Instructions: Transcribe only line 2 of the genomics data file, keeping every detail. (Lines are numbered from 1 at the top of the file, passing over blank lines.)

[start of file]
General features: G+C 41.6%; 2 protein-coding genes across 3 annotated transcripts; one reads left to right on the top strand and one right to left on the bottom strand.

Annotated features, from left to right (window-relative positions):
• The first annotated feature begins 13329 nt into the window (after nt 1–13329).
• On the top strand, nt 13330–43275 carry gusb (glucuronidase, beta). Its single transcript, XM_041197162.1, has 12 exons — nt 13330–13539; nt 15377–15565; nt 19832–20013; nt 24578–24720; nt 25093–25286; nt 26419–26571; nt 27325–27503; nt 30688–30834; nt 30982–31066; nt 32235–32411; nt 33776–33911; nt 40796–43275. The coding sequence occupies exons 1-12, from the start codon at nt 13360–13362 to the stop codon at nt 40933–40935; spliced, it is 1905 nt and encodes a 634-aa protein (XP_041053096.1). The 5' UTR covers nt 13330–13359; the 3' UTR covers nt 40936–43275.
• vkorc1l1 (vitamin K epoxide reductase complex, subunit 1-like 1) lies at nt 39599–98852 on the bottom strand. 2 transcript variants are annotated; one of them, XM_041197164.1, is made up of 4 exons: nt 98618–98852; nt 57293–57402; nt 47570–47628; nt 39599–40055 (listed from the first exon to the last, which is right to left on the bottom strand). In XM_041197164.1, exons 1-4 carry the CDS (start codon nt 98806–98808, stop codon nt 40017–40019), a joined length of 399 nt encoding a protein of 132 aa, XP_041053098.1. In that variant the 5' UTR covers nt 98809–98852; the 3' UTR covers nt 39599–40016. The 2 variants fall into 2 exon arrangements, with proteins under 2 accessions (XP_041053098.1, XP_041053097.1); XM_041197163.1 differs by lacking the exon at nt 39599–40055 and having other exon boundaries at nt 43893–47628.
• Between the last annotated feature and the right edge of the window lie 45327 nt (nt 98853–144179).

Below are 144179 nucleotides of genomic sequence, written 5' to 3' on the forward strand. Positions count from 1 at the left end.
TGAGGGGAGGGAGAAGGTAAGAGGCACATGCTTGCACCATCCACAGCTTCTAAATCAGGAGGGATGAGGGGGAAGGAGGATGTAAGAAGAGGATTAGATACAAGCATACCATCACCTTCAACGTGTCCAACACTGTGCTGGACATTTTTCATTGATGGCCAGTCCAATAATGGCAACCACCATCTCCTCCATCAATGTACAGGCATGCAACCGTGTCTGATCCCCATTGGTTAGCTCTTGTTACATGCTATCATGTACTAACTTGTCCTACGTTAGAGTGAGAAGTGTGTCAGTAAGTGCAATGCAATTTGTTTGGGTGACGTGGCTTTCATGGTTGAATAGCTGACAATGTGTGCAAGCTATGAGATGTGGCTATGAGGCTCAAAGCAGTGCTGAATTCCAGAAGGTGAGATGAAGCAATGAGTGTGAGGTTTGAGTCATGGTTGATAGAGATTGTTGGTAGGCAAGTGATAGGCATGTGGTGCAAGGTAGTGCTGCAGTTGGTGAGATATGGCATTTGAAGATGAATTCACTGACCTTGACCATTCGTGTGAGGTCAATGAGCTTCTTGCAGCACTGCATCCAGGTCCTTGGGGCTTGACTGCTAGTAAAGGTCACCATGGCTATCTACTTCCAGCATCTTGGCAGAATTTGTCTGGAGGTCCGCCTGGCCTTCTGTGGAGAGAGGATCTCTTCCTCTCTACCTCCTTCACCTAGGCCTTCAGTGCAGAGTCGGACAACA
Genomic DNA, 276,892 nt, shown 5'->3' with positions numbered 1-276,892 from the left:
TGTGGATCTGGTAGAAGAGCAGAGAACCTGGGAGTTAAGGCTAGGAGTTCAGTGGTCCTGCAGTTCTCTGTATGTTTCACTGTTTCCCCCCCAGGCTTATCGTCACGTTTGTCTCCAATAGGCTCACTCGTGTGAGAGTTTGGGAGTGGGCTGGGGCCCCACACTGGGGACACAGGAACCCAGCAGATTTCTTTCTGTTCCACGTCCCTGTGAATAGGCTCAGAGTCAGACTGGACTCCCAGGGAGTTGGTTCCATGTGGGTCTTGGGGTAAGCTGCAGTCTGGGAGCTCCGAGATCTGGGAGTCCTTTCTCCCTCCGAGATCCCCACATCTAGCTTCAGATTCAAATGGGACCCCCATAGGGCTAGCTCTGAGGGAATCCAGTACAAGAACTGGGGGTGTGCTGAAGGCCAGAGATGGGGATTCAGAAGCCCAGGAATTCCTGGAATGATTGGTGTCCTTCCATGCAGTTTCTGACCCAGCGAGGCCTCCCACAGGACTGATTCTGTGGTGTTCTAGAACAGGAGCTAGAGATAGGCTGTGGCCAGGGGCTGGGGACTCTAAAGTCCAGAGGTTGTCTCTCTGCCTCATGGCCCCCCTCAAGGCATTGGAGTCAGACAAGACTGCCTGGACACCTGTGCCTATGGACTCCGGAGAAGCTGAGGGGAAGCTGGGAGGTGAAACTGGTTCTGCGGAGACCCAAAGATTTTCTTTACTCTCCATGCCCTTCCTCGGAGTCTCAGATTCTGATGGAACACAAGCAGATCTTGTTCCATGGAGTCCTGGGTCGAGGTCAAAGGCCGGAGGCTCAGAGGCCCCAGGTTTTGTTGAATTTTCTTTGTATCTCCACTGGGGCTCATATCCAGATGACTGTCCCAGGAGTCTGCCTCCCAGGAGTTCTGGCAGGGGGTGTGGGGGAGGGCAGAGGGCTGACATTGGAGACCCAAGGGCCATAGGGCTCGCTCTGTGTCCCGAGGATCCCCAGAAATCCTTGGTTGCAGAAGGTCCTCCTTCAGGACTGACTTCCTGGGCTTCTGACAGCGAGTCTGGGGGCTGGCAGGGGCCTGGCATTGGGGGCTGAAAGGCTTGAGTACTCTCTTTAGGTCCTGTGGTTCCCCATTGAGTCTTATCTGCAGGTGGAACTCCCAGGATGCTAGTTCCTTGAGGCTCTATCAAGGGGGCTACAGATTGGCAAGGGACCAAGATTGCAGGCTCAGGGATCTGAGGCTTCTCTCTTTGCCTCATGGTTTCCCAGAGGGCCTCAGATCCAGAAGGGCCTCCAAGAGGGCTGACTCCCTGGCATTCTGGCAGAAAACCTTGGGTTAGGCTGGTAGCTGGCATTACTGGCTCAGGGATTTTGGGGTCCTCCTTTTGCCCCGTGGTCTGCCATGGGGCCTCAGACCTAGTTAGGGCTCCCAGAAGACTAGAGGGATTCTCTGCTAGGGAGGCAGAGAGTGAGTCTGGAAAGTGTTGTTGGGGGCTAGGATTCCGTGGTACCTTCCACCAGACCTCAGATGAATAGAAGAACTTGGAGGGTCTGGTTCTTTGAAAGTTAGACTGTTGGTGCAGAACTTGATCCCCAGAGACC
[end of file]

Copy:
Annotated features, from left to right (window-relative positions):